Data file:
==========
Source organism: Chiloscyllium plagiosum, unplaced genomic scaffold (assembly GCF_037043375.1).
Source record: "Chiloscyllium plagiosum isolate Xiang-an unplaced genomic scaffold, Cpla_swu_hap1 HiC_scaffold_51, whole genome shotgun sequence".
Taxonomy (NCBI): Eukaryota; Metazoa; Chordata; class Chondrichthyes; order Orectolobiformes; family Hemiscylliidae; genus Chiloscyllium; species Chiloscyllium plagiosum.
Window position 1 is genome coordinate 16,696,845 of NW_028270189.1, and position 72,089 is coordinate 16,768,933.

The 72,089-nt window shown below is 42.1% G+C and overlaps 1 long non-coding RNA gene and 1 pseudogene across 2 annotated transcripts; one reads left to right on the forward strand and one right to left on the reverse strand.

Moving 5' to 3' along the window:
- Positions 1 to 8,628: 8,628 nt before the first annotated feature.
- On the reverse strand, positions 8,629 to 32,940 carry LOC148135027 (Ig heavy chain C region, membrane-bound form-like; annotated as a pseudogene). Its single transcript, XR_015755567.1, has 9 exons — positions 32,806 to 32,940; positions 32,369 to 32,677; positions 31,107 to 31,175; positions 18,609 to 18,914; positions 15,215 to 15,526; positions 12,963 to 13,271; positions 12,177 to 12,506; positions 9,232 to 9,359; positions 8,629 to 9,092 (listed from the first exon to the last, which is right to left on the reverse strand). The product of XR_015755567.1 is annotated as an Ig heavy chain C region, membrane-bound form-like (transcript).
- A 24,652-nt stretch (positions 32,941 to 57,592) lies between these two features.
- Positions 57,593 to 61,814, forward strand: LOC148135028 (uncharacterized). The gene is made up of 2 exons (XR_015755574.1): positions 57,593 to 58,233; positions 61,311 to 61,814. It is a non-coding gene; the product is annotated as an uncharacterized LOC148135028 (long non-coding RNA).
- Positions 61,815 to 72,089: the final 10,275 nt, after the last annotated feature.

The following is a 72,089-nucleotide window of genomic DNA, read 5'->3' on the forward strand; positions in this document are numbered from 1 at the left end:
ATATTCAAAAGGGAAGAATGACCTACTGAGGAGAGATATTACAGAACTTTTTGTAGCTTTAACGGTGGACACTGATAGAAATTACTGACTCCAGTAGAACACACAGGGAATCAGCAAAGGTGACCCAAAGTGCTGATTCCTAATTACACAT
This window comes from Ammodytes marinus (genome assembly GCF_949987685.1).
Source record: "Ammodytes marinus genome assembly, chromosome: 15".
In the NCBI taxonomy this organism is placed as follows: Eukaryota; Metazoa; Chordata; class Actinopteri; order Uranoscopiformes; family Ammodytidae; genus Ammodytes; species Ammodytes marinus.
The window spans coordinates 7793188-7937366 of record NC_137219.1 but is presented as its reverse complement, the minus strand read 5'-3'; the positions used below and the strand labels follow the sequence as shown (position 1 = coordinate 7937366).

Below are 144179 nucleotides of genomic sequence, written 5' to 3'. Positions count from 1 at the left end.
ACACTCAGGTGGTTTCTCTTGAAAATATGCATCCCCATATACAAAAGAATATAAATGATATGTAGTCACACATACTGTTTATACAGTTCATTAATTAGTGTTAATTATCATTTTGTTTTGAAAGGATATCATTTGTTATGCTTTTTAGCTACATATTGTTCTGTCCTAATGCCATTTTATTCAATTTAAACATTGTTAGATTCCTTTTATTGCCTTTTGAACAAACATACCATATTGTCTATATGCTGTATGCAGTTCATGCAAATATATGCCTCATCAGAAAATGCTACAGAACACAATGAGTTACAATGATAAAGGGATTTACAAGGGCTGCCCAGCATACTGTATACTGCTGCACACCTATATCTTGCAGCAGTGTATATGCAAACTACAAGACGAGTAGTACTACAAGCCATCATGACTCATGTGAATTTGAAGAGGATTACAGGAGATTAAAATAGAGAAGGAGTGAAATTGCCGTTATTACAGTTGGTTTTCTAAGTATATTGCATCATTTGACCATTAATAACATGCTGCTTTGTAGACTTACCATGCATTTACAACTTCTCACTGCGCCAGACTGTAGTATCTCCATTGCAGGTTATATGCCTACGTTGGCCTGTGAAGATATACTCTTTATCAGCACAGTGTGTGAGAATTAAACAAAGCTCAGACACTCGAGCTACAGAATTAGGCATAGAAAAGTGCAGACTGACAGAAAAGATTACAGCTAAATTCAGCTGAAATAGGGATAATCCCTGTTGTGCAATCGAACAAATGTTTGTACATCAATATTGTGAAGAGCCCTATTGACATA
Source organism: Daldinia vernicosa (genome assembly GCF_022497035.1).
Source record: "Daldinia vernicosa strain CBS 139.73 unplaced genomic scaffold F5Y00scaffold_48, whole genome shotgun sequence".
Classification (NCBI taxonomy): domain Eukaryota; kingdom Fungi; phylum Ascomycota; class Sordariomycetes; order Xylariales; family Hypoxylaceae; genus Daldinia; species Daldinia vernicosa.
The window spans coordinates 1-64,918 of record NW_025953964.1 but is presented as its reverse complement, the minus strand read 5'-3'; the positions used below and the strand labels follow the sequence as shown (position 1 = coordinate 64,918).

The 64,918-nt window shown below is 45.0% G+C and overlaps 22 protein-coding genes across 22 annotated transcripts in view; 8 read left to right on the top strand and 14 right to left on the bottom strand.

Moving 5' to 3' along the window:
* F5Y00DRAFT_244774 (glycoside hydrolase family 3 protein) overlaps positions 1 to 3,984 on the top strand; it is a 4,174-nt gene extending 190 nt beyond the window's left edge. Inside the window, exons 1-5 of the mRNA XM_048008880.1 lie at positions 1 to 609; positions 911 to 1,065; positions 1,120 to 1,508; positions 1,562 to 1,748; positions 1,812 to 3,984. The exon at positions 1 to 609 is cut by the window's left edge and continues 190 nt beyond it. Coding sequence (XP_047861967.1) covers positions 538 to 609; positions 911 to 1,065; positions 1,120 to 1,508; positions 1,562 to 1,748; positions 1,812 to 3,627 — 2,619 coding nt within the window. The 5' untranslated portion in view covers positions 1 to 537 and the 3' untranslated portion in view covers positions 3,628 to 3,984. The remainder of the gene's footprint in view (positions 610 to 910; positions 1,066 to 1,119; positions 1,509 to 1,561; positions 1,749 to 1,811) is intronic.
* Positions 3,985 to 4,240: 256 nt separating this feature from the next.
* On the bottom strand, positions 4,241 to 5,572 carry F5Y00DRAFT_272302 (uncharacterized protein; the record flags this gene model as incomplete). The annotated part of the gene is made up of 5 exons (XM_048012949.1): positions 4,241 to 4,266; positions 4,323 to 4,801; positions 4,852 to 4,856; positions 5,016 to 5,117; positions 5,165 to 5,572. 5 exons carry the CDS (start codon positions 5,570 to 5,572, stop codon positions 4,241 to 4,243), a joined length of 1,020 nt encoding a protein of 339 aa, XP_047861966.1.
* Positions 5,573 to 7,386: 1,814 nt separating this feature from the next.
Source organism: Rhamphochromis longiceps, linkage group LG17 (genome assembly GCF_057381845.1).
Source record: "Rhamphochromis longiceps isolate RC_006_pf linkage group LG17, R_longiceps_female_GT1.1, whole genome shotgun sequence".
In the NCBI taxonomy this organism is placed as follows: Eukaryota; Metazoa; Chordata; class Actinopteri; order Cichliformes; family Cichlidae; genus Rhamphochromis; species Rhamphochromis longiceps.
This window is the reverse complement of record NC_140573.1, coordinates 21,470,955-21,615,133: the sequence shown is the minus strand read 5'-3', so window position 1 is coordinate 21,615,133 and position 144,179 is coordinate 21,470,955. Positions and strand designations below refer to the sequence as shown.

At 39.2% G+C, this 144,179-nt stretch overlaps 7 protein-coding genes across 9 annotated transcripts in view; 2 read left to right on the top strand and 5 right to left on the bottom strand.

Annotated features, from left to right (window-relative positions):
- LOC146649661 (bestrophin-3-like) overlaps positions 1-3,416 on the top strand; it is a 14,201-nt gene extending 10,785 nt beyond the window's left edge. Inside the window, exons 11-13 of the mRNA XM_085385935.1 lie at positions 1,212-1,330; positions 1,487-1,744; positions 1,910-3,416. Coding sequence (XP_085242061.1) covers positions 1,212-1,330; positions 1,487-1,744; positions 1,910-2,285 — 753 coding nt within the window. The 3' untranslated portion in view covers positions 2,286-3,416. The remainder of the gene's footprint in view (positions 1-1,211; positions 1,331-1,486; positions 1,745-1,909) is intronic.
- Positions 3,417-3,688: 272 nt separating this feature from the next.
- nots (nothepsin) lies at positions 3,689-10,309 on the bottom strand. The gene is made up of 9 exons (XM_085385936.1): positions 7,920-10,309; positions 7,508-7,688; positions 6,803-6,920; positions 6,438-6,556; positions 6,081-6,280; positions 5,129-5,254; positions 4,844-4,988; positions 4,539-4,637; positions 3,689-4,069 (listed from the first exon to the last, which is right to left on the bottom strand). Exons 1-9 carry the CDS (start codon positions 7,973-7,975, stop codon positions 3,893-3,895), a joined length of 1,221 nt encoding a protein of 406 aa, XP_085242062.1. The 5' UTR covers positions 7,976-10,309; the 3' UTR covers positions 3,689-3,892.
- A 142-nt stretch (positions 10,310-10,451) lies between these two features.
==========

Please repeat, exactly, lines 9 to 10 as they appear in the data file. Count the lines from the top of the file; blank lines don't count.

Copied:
- A 24,652-nt stretch (positions 32,941 to 57,592) lies between these two features.
- Positions 57,593 to 61,814, forward strand: LOC148135028 (uncharacterized). The gene is made up of 2 exons (XR_015755574.1): positions 57,593 to 58,233; positions 61,311 to 61,814. It is a non-coding gene; the product is annotated as an uncharacterized LOC148135028 (long non-coding RNA).